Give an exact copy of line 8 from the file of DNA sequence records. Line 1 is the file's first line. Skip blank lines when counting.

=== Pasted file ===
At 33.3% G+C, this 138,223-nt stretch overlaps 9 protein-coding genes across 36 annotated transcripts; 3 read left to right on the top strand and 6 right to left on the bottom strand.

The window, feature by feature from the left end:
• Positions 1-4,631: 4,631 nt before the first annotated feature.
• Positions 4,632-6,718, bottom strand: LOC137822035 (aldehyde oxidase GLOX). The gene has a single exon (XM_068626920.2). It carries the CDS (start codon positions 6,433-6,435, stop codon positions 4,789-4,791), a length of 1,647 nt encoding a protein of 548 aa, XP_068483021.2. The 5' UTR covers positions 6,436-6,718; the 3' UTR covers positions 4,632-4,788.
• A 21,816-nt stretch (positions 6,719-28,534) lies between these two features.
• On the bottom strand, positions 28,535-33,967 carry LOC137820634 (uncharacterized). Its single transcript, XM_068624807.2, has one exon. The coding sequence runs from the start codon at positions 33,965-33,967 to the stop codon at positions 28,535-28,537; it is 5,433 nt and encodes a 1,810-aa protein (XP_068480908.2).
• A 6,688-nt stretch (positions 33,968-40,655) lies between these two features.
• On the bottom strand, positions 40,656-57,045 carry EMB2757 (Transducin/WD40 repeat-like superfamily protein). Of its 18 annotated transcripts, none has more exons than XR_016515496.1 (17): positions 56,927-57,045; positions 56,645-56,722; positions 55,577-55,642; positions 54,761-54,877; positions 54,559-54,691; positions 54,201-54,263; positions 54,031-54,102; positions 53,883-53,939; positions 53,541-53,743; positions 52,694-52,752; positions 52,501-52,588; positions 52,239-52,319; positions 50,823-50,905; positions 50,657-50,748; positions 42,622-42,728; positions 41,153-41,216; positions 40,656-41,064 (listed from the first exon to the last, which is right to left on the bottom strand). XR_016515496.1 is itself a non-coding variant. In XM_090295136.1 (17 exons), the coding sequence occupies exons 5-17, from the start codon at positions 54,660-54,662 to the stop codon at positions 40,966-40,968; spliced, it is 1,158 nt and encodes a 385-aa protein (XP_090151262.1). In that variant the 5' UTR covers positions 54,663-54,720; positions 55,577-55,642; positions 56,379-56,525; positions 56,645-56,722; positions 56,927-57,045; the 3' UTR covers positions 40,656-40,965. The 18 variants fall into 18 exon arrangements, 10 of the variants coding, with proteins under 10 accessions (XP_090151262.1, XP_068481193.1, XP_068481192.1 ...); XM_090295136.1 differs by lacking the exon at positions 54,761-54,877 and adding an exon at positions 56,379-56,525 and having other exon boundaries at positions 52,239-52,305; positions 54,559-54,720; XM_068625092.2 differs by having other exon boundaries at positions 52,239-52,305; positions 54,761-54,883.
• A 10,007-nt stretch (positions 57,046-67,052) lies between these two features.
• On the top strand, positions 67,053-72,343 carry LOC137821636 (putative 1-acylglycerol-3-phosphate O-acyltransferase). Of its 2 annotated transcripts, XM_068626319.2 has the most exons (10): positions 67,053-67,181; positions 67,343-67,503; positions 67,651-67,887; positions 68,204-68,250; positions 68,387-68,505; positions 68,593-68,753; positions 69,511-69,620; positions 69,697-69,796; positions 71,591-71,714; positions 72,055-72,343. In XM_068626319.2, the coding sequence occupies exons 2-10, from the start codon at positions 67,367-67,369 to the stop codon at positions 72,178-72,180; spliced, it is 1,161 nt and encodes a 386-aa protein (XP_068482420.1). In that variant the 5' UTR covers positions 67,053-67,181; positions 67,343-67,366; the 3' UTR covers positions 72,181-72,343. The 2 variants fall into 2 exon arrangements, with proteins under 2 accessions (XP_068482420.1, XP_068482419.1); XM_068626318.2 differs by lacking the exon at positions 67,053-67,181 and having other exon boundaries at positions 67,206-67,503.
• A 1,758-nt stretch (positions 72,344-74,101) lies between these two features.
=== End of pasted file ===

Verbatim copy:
• On the bottom strand, positions 40,656-57,045 carry EMB2757 (Transducin/WD40 repeat-like superfamily protein). Of its 18 annotated transcripts, none has more exons than XR_016515496.1 (17): positions 56,927-57,045; positions 56,645-56,722; positions 55,577-55,642; positions 54,761-54,877; positions 54,559-54,691; positions 54,201-54,263; positions 54,031-54,102; positions 53,883-53,939; positions 53,541-53,743; positions 52,694-52,752; positions 52,501-52,588; positions 52,239-52,319; positions 50,823-50,905; positions 50,657-50,748; positions 42,622-42,728; positions 41,153-41,216; positions 40,656-41,064 (listed from the first exon to the last, which is right to left on the bottom strand). XR_016515496.1 is itself a non-coding variant. In XM_090295136.1 (17 exons), the coding sequence occupies exons 5-17, from the start codon at positions 54,660-54,662 to the stop codon at positions 40,966-40,968; spliced, it is 1,158 nt and encodes a 385-aa protein (XP_090151262.1). In that variant the 5' UTR covers positions 54,663-54,720; positions 55,577-55,642; positions 56,379-56,525; positions 56,645-56,722; positions 56,927-57,045; the 3' UTR covers positions 40,656-40,965. The 18 variants fall into 18 exon arrangements, 10 of the variants coding, with proteins under 10 accessions (XP_090151262.1, XP_068481193.1, XP_068481192.1 ...); XM_090295136.1 differs by lacking the exon at positions 54,761-54,877 and adding an exon at positions 56,379-56,525 and having other exon boundaries at positions 52,239-52,305; positions 54,559-54,720; XM_068625092.2 differs by having other exon boundaries at positions 52,239-52,305; positions 54,761-54,883.